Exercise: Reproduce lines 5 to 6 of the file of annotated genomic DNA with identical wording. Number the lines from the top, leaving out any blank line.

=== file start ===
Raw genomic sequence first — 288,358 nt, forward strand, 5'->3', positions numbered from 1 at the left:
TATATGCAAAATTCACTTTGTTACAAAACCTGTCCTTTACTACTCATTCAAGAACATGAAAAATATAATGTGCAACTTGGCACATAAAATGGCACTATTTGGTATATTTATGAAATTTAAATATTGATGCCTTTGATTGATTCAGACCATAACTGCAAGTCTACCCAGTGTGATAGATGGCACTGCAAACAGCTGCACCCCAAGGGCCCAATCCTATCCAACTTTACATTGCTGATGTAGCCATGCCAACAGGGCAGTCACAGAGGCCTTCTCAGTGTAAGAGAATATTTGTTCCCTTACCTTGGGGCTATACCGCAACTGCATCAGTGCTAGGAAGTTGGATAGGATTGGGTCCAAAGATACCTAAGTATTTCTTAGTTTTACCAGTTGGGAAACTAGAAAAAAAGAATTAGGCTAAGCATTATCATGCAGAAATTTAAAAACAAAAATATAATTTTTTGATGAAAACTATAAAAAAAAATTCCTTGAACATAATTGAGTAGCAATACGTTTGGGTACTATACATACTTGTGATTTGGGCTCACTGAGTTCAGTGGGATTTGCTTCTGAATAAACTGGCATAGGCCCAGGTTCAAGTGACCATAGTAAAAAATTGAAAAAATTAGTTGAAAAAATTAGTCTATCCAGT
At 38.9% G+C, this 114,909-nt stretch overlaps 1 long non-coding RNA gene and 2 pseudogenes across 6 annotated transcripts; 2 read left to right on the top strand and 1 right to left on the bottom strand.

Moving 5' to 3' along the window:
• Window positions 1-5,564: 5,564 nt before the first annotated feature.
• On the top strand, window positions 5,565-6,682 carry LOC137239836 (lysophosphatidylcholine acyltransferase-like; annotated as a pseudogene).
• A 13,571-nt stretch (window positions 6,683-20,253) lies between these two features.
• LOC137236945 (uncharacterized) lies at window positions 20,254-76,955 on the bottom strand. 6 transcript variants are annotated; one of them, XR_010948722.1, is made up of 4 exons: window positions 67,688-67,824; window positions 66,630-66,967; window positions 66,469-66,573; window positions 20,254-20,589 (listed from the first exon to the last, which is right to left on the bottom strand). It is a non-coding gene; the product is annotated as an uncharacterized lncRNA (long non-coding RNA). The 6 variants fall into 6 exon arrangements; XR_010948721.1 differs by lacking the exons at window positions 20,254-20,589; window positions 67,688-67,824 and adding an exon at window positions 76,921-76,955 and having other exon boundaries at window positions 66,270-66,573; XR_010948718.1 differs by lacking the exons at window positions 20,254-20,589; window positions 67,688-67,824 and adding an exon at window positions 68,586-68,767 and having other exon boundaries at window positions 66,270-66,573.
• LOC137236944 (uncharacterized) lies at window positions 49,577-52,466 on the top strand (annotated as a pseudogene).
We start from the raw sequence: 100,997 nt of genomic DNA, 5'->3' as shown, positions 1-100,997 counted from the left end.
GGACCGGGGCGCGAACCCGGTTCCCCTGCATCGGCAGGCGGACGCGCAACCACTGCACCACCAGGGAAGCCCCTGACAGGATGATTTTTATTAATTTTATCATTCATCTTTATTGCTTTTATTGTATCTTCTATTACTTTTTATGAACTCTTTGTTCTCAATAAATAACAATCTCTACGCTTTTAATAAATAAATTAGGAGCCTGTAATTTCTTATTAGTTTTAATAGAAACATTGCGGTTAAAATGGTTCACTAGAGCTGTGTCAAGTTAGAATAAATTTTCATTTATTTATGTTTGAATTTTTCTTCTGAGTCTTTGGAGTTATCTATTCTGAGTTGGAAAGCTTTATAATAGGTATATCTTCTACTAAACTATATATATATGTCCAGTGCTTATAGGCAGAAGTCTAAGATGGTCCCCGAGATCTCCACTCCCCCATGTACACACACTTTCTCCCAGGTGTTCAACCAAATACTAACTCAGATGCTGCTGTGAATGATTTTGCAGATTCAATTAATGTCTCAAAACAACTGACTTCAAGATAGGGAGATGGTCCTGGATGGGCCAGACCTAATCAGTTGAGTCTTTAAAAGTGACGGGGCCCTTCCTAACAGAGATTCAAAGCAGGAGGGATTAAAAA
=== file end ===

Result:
• Window positions 1-5,564: 5,564 nt before the first annotated feature.
• On the top strand, window positions 5,565-6,682 carry LOC137239836 (lysophosphatidylcholine acyltransferase-like; annotated as a pseudogene).